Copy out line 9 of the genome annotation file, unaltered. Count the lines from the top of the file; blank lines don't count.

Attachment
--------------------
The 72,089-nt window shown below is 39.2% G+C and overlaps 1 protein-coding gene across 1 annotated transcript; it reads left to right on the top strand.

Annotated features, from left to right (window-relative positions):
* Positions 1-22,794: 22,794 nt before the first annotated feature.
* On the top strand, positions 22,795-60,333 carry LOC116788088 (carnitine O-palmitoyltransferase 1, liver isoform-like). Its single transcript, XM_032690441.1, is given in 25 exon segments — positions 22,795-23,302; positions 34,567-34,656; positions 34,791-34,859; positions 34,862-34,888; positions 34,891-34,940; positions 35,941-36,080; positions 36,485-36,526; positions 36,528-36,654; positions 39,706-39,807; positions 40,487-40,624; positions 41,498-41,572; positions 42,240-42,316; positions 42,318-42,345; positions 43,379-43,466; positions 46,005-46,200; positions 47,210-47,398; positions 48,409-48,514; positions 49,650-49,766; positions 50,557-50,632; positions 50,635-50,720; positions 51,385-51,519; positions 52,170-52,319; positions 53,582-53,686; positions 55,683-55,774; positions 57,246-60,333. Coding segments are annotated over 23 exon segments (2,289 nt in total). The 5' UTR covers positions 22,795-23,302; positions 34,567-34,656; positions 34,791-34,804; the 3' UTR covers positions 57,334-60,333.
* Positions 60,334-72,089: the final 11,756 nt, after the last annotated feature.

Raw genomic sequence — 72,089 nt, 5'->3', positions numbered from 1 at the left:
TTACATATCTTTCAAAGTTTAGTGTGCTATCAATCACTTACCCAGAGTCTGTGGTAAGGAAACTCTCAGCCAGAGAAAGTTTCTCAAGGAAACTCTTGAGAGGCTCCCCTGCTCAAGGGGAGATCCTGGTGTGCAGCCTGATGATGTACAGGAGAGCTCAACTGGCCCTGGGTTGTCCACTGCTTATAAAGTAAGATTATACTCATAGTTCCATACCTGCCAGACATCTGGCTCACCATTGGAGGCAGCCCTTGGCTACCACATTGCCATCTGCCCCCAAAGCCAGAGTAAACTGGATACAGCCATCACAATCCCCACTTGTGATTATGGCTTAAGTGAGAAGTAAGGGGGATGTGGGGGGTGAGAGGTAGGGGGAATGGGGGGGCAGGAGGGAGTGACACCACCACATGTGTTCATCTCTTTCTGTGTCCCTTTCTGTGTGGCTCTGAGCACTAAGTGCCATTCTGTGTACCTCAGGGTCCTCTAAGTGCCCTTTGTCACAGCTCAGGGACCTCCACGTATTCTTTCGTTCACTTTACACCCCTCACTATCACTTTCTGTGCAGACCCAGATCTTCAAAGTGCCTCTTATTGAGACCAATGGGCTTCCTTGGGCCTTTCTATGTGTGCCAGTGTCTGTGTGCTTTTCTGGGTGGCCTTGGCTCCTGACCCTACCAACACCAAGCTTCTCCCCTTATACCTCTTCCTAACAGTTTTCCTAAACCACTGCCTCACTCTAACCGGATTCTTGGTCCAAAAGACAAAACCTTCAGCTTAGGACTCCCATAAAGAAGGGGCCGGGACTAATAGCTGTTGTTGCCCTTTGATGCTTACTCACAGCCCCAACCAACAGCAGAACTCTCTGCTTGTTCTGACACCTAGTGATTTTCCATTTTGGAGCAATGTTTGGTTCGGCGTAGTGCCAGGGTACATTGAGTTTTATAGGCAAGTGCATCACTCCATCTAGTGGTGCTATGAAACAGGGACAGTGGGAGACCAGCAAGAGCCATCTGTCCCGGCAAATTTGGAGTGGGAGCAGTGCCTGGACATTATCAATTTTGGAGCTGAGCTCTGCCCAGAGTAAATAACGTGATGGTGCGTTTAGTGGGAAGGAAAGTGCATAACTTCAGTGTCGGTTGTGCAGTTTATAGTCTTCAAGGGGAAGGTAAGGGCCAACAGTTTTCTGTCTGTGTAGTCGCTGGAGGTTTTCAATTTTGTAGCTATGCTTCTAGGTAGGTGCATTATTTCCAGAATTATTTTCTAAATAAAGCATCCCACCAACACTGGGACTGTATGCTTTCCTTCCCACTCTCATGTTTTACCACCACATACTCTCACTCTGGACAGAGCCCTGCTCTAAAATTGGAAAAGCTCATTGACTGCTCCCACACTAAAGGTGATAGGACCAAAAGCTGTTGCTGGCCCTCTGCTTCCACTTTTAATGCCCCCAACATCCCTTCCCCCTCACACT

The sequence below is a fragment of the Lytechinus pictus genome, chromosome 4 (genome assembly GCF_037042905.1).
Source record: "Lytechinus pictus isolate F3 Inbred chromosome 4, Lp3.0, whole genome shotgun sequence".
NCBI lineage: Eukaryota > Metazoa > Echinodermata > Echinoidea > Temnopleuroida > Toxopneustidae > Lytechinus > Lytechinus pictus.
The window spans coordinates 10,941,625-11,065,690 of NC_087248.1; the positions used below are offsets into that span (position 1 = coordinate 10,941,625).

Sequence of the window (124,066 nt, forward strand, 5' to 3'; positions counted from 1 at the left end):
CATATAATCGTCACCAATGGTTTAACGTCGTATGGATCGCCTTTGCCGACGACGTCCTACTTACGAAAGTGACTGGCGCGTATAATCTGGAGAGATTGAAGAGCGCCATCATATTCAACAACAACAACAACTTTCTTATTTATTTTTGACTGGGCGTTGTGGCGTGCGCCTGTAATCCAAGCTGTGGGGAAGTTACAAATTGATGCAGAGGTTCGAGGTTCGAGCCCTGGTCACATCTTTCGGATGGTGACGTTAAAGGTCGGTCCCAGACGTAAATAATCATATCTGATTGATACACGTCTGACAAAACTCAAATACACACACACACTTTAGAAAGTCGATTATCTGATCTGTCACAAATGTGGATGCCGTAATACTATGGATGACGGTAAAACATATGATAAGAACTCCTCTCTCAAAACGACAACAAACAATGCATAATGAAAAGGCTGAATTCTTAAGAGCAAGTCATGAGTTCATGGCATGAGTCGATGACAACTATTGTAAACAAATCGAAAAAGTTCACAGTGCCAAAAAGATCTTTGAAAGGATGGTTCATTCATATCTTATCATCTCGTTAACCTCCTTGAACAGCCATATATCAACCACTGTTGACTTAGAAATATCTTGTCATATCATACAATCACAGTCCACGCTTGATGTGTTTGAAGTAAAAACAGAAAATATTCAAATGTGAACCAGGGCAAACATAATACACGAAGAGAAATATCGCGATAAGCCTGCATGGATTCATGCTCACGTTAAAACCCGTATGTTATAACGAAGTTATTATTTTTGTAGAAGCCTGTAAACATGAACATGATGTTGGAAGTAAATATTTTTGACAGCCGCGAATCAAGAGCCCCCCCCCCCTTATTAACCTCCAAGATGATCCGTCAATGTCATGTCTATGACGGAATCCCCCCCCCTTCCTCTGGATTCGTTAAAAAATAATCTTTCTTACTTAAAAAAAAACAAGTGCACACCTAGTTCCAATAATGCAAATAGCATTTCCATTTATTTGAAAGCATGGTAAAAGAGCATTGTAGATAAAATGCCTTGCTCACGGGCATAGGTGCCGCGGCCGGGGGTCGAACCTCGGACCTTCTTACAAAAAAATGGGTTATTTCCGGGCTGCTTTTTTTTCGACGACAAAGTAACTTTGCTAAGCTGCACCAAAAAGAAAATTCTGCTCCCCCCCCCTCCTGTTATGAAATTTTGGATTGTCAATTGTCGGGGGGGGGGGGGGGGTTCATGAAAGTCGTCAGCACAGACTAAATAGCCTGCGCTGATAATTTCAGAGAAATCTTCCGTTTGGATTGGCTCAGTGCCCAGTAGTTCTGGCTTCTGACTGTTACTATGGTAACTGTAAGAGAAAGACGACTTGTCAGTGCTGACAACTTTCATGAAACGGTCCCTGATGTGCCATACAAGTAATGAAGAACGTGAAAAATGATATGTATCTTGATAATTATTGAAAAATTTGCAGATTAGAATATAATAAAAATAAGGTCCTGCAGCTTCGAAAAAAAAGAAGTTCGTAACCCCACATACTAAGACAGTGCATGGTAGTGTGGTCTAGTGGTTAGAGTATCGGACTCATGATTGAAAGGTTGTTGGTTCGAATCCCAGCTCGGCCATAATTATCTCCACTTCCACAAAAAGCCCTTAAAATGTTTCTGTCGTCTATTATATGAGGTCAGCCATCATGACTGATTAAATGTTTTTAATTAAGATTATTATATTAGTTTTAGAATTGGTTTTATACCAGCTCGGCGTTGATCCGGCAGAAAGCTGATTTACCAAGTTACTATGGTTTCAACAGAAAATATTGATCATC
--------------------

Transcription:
Source record: "Lytechinus pictus isolate F3 Inbred chromosome 4, Lp3.0, whole genome shotgun sequence".